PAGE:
To this point, all of Floyd’s points had come at the rim with layups, dunks, and floater. He made his next two baskets off of mid-range jumpers, both from the left elbow. On the first, which came the possession after his fastbreak layup, he faked a drive, embarrassed Cooper again, and got the roll on a funky-looking, splayed-leg step-back jumper.
His final bucket came with approximately 2:40 remaining. Cooper picked him up at half-court so he called for a screen-left from Carroll, used it, and nailed an 18-footer. It was his twelfth consecutive made field goal and gave him 27 points for the quarter.
Two free-throws with around 2:15 remaining gave him his finally tally:
He finished with 51 points for the game, 29 in the quarter and 39 for the half and the Warriors won 129-121. One of the over looked footnotes of this performance was that Floyd shared the ball in way that few players that hot would and reached his season average of 10 assists.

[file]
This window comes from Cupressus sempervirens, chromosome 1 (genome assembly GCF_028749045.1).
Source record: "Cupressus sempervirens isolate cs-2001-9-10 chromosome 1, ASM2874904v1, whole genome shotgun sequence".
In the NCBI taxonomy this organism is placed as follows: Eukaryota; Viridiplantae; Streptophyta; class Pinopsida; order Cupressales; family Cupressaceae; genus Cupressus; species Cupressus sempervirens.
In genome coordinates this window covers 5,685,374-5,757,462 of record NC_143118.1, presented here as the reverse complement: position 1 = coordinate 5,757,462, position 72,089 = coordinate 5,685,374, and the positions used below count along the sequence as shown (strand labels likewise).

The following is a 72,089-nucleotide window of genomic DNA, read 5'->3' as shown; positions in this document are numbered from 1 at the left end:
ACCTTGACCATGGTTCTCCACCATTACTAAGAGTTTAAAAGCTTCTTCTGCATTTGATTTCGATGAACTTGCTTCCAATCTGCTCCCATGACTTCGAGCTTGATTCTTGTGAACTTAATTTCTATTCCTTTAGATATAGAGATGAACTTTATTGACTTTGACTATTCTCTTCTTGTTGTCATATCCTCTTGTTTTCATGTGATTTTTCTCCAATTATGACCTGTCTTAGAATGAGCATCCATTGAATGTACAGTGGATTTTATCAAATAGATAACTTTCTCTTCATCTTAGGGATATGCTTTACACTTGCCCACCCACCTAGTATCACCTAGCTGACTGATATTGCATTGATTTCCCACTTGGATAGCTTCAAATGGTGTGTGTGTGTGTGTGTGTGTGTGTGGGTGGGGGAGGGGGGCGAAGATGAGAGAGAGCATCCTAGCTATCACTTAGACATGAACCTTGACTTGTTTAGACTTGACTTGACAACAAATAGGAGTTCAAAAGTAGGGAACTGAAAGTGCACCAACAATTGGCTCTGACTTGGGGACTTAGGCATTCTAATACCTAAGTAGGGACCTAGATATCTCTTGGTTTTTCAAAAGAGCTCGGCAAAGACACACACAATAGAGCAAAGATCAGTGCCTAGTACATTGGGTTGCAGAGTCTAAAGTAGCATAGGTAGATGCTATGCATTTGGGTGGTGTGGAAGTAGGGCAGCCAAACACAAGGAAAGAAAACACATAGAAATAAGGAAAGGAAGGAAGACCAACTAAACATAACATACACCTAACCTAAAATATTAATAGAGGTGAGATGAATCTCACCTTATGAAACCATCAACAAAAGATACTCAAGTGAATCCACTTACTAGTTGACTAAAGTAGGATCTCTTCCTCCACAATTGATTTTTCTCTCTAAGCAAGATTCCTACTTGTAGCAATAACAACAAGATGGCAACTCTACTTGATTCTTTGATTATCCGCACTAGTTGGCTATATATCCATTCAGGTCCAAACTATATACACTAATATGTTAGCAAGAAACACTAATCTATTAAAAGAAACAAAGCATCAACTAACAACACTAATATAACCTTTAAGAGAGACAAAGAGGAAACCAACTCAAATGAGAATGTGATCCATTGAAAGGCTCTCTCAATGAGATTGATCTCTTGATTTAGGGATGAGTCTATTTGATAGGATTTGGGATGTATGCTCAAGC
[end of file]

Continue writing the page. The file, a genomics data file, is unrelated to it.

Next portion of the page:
Sleepy Floyd was a good player, a good scorer and passer, but not someone many would have picked to put in a legendary performance against the mighty Lakers in the playoffs.
In all he set three playoff records that night: most points in a quarter in the NBA playoffs (29), most points in a half in the playoffs (39), and most consecutive made shots in playoff history (12).
How he got his points way a product of the times. When Klay Thompson went for 37 points in the 3rd quarter of a mid-season game against the Sacramento Kings in 2015, he did it by going 9 for 9 from three and 13 of 13 from the field on almost exclusively jump shots. Floyd, on the other hand, did not take a single three-pointer in the quarter – although he was 2-3 for the game – and only took two jumpers the whole period. Instead, Floyd did it by taking the ball directly at the defense and to the hoop.
The “Sleepy Floyd Game” was one of the most unexpected legendary performances in NBA history. The fact that it meant virtually nothing and that the Lakers would make easy work of Golden State in Game 5 is of little import. Sleepy Floyd had provided a beleaguered fan base something to cheer about and a memory to hold onto forever.